The other day I posted a guest blog post on our Facebook page because I was getting an error message every time I tried to link it here. Apparently, there was just an internal glitch happening with our WordPress because it is now working. If you have not had the opportunity to read it, yet, I recommend it: “What am I sacrificing for convenience?”
The author of this blog has been one of my inspirations going gluten-free (GF) since moving to our new community, and I am grateful that she has shared her story with me (and now with you). But, to give credit where credit is due, I’ve had a number of inspirations along the way, while I clung to eating whatever I wanted, when I wanted it. My former neighbor was one of the first people to tell me she was going GF to eradicate joint pain. Indeed, another friend from my former community suggested I try GF to help SC1 with some of her health issues. And a prior health practitioner told me going GF “would probably help” SC1. I had a lot of clues.
But I just wasn’t ready. I couldn’t battle that monster, yet. As I’ve written about in other blog posts, dealing with SC1’s true food allergies was too much for me. I couldn’t fathom trying to go GF with her sunflower and pea allergies. (So many prepared GF foods contain these things.) And I didn’t have the bandwidth to start cooking from scratch for every meal while working full-time and commuting. I wish I had…but I just didn’t.
Fast forward to today. It’s been 107 days since I first decided to cut gluten and sugar out of my diet. I cheated a little bit on the gluten and sugar over Thanksgiving and Christmas. And I’ve recently cheated a LOT on the sugar with GF Girl Scout cookies. Nevertheless, I have lost 10 pounds and have no joint pain, and I feel the best I have felt in a decade. It is so worth it! I only wish I had done it sooner! I wouldn’t have spent so much time feeling bloated and miserable (and being at least 10 pounds overweight).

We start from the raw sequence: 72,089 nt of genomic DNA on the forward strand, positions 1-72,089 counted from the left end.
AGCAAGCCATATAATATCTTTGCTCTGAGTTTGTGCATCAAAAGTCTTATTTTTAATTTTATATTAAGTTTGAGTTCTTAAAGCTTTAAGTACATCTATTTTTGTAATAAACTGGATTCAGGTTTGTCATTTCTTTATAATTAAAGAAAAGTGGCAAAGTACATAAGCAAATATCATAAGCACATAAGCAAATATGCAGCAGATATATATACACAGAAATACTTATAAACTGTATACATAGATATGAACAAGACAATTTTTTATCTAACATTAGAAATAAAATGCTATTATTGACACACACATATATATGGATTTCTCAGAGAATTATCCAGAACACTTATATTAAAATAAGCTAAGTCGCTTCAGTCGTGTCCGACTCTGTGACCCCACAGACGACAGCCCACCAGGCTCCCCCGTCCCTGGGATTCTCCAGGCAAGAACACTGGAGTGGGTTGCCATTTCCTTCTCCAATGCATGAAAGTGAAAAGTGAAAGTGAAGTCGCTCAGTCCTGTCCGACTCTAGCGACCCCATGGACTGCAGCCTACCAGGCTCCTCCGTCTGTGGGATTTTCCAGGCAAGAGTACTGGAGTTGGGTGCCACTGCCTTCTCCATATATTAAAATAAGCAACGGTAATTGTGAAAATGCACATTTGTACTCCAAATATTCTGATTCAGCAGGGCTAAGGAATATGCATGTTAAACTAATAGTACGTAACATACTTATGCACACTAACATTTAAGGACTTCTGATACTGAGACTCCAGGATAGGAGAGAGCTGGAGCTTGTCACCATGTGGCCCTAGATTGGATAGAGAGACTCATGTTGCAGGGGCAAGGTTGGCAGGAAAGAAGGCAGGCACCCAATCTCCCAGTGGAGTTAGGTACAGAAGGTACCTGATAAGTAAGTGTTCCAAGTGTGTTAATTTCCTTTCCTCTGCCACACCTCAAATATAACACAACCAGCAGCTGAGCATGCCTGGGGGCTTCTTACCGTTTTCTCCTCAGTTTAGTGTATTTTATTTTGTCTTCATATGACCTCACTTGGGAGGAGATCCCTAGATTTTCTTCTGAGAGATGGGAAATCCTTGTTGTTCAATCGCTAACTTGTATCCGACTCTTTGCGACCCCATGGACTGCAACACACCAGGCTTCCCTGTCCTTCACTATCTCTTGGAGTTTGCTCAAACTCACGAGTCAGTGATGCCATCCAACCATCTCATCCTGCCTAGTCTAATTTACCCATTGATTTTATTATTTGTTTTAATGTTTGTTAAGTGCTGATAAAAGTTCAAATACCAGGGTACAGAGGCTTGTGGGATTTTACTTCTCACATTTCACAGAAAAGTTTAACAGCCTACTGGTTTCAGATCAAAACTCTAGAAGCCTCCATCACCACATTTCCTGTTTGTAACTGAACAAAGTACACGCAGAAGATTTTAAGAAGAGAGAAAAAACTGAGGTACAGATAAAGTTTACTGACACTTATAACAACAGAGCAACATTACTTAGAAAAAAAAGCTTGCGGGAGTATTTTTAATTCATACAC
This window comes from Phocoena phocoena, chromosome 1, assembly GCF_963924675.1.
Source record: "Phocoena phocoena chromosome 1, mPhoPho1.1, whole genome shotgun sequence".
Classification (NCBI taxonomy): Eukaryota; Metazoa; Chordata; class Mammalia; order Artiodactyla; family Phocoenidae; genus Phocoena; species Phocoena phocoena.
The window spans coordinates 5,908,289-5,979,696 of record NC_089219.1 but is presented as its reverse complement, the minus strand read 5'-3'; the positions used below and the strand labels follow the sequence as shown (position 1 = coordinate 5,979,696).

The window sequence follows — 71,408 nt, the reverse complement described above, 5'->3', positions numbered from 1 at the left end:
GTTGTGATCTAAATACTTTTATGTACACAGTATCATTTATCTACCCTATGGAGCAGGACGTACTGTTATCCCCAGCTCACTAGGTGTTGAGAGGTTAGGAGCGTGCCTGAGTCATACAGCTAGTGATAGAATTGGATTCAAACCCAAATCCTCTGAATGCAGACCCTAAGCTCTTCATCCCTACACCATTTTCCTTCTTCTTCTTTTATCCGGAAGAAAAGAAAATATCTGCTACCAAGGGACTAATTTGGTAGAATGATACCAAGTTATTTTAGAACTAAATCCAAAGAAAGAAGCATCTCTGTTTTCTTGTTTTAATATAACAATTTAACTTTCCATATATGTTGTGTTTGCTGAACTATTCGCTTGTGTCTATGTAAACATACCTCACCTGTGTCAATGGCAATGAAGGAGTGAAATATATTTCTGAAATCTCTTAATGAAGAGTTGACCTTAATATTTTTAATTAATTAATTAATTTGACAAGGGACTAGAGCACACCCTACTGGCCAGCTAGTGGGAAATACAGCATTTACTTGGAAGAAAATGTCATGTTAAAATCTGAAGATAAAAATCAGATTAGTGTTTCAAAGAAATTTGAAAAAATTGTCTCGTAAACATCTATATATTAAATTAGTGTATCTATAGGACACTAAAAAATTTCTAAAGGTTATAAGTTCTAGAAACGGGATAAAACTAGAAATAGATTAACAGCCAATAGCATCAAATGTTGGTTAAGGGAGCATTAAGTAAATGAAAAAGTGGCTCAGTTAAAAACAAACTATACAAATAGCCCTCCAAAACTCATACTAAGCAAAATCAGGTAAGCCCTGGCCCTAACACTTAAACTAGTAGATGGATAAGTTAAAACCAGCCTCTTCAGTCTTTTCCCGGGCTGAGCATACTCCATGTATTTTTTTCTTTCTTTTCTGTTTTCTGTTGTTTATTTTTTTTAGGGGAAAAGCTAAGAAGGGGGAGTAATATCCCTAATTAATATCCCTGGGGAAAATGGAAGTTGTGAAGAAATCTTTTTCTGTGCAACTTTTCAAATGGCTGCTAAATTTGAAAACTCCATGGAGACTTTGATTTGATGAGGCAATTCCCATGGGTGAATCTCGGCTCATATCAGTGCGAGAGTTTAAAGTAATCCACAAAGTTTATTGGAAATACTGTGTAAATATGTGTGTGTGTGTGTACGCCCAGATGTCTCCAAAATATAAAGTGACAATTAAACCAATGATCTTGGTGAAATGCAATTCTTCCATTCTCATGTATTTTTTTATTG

As for SC1 — I really think going GF will help her inflammation which will hopefully help with her allergies and possibly some other issues. So, I am slowly switching our family over to GF. Fortunately, she likes GF pasta and “Caulipower” brand pizza. The girls both like hemp seed, sugar free granola in yogurt for breakfast, as well as hemp seed, sugar free breakfast porridge I’ve been making. (See cookbook link, infra.) Meanwhile, SC2 and I have been having a blast together in the kitchen making recipes from said cookbook, which I cannot recommend enough! (Thanks also to my friend who recommended it to me.) It seems daunting, but it’s an adventure. A fun adventure in the kitchen! 🙂
I am grateful for my new mind set. I am grateful for all my friends who provided inspiration along the way to get here. And I am grateful for the slow but steady changes our new diets are making in our lives.
P.S. As someone who suffered severe preeclampsia in both pregnancies, I wonder if any research or studies have been done regarding the connection between gluten intolerance (inflammation) and preeclampsia. I have had bloating my whole life (I was always jealous of my college boyfriend who could eat a big bowl of pasta and still have a flat stomach) and I wonder if my internal inflammation caused or contributed to the horrific gestational swelling I experienced. Just a thought.
Econ-Mom: This sounds like a lot of work, but if you are feeling better then I’m sure it’s worth it! I’ve heard many people say they have more energy on a low- or no-gluten diet, which would definitely be a good thing!! (However, I also have more energy if I don’t have to cook 24/7!) I know that a lot of people in the autism community swear by GFCF diets, so I briefly considered trying it out but basically decided to pick my battles. I think it makes the most sense when kids (or adults!) show any signs of GI issues, e.g. constipation, etc. Anyway, congrats on making this big switch, and I hope you keep enjoying the kitchen adventures!
Law-Mom: I fully get you on having more energy if you don’t have to cook 24/7. Lol!! But we pretty much just eat at home, anyway, with SC1’s allergies. So, while the switch has been semi-challenging, it has not been as challenging as it would be if I still commuted and still had young kids–as you do!